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Neutron stars as gravity laboratories

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If you have a question about this talk, please contact Michalis Agathos.

Compact objects in general and neutron stars (NSs) in particular open a window to some of the most extreme physics we can find in nature. On the one hand in the interior of NSs we can find matter in very extreme densities, exceeding nuclear densities and anything we can probe in the laboratory, while on the other hand NSs are related to the strongest gravitational fields next only to those found in black holes. Therefore studying NSs gives us access to both supranuclear densities as well as strong gravity and can be used to get information and test our theories of matter (equation of state) and gravity. The relevant properties of the structure of NSs are encoded on the spacetime around them and by studying the astrophysical processes that take place around NSs we can map that spacetime and extract these properties (i.e., the multipole moments, the equation of state, etc). In this talk we will discuss these properties of NSs and how they are related to the properties of the spacetime around them both in GR and in one of the proposed alternative theories of gravity. We will also talk about the relation of these properties to astrophysical observables and how one could tell these theories apart.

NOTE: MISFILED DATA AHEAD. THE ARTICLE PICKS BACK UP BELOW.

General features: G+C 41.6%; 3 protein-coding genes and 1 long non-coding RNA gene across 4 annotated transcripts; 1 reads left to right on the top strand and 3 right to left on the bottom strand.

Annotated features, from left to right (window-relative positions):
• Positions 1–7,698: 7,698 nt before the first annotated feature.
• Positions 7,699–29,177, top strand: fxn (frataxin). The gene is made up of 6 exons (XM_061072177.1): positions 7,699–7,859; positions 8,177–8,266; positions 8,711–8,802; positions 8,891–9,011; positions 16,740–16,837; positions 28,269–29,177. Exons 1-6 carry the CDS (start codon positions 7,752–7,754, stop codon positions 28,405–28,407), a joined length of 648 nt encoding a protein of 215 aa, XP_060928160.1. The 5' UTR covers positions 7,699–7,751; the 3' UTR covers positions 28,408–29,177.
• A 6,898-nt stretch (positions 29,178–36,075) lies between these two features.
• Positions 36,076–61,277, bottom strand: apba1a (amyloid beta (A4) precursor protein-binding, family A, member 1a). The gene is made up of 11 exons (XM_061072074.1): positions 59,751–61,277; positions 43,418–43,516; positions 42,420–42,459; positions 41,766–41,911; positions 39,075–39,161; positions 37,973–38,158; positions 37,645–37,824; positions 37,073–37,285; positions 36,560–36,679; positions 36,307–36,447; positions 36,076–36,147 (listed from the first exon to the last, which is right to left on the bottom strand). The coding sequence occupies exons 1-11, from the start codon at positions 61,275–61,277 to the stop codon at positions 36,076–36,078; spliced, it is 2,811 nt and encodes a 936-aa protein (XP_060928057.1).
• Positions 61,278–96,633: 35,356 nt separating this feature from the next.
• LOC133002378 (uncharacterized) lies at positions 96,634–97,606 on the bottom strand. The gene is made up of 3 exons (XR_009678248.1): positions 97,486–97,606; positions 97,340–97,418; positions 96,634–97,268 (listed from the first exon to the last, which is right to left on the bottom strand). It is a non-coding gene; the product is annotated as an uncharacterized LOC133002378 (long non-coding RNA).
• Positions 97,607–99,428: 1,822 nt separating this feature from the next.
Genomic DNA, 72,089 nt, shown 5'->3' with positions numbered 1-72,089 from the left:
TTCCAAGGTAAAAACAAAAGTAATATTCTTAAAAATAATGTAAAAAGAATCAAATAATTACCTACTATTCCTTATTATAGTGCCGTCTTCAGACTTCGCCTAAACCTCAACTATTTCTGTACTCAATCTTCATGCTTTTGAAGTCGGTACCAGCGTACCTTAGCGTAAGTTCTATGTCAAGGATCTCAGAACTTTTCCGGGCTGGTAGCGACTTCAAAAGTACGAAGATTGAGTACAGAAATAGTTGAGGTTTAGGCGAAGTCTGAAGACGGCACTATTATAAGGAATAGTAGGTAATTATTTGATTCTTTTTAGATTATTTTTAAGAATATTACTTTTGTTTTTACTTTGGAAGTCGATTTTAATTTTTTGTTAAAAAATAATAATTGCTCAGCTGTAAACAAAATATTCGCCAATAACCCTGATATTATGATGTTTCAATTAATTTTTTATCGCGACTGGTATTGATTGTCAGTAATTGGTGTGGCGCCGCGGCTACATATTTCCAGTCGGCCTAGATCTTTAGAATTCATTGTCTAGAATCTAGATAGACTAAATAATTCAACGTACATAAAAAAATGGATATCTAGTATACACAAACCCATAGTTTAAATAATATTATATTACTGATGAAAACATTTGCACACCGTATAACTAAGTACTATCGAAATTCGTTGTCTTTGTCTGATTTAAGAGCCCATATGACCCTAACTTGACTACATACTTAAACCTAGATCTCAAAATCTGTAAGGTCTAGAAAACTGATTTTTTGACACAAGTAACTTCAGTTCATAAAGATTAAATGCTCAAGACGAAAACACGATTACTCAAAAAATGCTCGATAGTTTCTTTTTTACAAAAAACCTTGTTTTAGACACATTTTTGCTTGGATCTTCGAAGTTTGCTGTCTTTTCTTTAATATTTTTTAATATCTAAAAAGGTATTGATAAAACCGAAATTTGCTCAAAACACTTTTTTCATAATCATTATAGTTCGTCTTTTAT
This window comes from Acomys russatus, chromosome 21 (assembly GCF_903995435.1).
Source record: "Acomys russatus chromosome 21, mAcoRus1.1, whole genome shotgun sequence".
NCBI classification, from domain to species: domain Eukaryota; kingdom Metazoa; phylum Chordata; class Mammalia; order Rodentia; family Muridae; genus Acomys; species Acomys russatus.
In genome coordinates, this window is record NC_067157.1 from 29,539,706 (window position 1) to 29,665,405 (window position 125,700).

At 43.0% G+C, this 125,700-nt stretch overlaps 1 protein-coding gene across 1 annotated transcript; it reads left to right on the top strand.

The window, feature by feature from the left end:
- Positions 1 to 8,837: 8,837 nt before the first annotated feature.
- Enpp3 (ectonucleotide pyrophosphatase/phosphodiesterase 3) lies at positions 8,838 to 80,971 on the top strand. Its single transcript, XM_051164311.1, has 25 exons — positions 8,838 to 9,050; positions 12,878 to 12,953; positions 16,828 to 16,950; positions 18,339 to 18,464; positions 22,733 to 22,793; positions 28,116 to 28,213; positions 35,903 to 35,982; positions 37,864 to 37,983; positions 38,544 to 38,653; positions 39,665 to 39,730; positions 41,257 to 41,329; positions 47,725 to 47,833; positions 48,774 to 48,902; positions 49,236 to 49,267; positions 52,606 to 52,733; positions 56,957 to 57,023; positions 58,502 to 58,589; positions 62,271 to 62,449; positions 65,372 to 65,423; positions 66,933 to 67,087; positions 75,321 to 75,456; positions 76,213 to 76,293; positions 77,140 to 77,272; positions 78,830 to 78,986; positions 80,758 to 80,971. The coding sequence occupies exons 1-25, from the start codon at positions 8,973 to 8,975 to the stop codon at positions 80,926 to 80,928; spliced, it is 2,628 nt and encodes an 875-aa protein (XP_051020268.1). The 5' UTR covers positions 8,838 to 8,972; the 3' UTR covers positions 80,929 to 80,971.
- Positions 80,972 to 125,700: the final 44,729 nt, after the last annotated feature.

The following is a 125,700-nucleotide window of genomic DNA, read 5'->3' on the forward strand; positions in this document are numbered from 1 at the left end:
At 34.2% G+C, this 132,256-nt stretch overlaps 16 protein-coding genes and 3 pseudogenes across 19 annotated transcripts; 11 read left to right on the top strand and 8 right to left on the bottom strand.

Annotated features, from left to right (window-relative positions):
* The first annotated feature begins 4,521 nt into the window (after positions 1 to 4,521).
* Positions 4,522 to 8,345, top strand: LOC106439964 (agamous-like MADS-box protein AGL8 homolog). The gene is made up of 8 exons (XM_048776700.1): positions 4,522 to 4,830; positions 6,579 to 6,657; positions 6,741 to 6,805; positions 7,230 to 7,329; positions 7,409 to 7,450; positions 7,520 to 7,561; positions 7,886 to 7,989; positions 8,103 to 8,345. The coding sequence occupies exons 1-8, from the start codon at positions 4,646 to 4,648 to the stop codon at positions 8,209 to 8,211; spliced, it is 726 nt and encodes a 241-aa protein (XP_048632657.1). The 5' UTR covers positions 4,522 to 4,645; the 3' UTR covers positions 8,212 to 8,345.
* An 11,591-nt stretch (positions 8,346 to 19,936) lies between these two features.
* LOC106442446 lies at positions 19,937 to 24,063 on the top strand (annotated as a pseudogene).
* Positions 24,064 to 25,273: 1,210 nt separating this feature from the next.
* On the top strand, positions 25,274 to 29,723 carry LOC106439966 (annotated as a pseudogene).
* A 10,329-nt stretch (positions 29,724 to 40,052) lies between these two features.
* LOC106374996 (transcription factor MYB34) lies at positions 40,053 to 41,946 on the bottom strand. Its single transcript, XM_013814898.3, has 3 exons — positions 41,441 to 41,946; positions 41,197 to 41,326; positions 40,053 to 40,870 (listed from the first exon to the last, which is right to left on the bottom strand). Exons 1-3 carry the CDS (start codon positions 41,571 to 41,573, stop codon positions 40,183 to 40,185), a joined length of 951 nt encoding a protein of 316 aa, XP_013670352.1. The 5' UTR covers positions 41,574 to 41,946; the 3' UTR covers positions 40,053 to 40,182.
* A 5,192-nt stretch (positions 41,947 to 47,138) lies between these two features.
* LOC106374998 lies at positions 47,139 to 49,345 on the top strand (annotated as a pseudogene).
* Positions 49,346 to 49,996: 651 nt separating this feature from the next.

This talk is part of the DAMTP Friday GR Seminar series.

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